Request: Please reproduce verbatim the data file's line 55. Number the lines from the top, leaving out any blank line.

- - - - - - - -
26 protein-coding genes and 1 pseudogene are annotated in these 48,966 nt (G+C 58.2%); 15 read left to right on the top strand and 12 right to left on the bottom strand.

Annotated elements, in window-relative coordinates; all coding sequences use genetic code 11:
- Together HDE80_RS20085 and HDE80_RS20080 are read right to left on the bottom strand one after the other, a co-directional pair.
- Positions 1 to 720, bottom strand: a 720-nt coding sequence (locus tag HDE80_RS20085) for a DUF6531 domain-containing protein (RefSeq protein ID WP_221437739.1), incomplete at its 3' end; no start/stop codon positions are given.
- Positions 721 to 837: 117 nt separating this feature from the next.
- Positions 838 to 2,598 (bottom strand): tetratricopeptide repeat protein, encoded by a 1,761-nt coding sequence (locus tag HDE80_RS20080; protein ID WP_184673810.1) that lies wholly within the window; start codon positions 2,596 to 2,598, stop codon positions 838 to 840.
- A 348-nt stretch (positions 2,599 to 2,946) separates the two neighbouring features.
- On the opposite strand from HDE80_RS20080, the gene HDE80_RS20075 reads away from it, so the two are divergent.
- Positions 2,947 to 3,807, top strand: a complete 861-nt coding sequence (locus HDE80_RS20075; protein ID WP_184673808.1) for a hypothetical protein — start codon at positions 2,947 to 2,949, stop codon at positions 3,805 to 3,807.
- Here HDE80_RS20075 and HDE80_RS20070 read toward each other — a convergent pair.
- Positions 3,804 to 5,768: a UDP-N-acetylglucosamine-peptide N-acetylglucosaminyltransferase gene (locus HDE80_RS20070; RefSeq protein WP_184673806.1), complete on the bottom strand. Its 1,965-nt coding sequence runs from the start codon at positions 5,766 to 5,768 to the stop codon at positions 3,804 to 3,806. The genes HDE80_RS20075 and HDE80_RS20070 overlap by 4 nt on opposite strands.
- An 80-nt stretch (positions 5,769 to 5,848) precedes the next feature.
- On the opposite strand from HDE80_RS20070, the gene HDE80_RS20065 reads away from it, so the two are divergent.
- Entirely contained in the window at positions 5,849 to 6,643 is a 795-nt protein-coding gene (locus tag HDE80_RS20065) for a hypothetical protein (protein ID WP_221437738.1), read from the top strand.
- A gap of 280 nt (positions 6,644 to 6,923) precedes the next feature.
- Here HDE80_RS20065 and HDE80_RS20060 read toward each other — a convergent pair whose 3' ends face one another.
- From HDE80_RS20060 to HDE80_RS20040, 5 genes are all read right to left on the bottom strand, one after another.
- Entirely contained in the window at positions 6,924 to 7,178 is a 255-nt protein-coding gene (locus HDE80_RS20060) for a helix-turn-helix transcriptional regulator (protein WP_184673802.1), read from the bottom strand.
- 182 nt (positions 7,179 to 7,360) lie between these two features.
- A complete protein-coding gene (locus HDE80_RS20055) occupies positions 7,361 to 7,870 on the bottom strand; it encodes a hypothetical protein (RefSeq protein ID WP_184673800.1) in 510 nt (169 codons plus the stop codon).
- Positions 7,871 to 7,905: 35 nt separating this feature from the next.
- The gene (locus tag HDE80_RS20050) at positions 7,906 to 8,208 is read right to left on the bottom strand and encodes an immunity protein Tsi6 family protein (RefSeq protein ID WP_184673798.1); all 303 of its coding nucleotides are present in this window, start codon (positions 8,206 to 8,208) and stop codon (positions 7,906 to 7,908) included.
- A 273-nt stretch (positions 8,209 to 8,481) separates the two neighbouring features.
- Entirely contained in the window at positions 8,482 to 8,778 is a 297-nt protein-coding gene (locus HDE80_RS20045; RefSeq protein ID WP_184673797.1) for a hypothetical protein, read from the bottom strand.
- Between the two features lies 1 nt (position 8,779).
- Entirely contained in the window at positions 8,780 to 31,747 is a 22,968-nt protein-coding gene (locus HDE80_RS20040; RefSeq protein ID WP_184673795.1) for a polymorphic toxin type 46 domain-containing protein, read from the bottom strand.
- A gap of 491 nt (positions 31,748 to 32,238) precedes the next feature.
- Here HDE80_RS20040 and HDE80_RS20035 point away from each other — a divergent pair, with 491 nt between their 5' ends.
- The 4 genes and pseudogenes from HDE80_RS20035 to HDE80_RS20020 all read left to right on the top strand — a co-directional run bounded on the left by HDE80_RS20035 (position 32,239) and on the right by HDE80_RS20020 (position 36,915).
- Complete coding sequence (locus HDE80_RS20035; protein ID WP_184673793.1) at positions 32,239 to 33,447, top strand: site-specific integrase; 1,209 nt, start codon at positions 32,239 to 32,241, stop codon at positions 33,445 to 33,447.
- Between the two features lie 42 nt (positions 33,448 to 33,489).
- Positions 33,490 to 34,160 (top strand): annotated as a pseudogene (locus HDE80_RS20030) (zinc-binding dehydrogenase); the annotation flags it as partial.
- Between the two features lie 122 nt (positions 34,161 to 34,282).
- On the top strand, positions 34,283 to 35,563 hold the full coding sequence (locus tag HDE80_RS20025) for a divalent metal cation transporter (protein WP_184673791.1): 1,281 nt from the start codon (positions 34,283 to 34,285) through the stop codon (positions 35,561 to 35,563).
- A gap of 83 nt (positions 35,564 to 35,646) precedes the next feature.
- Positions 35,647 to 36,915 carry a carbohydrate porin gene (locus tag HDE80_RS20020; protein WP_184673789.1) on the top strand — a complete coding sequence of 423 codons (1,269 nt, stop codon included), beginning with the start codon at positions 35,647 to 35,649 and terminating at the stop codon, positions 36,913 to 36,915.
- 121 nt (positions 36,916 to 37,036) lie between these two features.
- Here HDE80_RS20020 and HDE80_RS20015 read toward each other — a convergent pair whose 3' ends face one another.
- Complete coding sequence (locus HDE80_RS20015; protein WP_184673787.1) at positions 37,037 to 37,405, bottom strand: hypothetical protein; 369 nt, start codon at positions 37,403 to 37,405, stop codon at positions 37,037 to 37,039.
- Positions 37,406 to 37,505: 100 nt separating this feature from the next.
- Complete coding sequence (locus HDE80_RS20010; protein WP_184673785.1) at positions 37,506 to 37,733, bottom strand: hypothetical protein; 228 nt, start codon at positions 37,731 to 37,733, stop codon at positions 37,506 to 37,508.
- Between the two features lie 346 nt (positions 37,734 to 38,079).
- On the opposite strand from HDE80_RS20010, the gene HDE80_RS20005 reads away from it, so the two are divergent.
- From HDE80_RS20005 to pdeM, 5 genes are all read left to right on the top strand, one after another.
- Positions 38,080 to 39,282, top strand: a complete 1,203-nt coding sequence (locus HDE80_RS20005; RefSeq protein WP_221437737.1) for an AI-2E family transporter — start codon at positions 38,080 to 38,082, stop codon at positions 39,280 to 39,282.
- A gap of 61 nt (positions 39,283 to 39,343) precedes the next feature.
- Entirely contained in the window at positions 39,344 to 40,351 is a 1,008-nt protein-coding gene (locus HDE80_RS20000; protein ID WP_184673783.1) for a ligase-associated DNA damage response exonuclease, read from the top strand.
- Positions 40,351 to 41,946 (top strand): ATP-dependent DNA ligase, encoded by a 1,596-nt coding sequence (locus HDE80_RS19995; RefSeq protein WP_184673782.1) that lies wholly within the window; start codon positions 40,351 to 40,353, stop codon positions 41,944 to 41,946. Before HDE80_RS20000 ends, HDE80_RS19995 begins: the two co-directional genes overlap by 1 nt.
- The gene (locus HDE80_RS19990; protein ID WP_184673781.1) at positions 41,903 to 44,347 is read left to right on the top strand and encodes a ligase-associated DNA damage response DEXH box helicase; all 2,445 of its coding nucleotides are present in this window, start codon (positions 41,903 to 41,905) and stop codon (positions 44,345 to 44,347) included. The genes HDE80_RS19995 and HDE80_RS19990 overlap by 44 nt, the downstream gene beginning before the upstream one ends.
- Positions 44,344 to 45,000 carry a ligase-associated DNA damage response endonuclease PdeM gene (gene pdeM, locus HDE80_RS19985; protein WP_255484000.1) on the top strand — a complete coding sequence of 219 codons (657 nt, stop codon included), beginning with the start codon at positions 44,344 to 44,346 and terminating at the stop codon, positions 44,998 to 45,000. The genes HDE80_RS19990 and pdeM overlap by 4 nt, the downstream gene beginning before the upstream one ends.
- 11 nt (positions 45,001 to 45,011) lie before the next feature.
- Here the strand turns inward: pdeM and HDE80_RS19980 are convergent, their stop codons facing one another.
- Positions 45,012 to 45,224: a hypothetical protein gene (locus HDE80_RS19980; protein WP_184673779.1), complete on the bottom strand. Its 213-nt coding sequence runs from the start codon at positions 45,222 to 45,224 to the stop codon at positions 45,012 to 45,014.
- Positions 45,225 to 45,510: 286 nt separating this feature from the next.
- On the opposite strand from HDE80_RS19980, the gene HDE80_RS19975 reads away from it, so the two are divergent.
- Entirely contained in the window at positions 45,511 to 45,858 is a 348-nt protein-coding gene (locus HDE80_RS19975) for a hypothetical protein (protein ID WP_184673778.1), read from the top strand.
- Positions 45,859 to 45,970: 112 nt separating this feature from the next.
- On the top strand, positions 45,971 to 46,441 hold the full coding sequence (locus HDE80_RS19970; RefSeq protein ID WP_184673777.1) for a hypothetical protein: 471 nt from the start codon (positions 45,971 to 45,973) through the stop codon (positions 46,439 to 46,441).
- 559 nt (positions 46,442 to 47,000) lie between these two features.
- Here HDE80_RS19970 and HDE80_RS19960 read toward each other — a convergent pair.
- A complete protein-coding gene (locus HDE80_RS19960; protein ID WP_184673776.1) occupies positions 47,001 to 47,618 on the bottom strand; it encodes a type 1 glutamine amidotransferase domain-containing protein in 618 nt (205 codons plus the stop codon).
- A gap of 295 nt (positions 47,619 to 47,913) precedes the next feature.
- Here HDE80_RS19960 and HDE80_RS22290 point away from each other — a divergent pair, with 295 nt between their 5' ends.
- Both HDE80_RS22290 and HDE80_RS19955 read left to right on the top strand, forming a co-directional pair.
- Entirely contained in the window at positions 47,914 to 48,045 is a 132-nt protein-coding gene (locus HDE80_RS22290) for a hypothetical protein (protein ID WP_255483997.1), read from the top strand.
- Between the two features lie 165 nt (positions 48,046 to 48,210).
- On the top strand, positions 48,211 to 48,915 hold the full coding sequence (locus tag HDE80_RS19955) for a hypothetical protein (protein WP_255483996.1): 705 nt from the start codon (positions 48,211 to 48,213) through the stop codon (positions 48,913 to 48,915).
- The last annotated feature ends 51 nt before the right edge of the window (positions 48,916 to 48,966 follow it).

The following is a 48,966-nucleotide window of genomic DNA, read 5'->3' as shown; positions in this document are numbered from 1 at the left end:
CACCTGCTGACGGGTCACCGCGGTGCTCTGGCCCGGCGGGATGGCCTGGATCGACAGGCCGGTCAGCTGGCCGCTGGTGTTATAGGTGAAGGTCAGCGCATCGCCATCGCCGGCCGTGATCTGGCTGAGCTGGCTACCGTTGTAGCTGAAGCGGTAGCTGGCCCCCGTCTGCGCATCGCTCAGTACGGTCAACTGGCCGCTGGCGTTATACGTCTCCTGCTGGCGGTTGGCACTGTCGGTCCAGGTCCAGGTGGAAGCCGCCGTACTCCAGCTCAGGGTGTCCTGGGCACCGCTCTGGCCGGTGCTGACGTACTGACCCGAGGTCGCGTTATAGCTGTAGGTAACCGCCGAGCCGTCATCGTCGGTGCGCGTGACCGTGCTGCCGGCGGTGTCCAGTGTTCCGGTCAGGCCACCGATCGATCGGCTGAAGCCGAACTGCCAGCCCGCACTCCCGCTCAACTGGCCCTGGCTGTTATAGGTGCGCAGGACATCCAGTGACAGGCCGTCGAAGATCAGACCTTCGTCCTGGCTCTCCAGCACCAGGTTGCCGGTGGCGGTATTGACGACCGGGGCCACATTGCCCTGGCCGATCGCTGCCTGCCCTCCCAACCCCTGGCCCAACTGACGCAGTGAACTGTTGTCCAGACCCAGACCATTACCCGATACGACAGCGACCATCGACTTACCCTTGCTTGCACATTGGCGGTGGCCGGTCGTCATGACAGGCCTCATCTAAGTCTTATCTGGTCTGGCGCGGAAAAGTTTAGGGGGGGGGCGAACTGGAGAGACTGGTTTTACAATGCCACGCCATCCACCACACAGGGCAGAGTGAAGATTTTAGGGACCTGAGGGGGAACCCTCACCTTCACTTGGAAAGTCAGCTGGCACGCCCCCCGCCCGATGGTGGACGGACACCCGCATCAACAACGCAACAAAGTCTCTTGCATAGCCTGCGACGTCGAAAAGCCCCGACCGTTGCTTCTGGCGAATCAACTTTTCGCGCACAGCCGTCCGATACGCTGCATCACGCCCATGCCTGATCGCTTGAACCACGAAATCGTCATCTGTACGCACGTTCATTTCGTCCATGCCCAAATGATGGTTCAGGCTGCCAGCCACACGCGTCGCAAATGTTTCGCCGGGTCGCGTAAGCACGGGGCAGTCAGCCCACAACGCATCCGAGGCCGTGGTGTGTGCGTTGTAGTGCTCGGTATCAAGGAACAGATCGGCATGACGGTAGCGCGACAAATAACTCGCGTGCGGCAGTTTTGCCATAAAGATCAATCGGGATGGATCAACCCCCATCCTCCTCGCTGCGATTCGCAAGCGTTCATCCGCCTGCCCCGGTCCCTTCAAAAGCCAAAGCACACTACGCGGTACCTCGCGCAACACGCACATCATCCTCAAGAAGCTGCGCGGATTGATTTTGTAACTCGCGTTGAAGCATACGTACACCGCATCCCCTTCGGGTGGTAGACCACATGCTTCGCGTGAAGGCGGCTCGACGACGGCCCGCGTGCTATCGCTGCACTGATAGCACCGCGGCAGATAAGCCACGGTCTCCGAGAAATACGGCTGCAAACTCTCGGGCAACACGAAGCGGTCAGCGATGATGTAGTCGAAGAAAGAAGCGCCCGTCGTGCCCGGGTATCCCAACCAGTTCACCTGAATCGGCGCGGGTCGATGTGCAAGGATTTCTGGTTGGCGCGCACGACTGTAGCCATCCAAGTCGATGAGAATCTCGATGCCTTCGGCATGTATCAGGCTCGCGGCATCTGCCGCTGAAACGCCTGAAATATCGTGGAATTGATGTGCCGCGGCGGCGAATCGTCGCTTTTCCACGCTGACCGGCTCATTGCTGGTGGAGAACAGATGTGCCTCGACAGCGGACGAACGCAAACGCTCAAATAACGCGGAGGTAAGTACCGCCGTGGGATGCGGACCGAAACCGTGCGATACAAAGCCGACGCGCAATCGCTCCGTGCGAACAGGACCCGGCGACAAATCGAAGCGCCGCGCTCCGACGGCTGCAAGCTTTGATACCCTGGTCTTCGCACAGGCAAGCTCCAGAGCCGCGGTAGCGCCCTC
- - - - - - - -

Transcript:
- On the opposite strand from HDE80_RS19980, the gene HDE80_RS19975 reads away from it, so the two are divergent.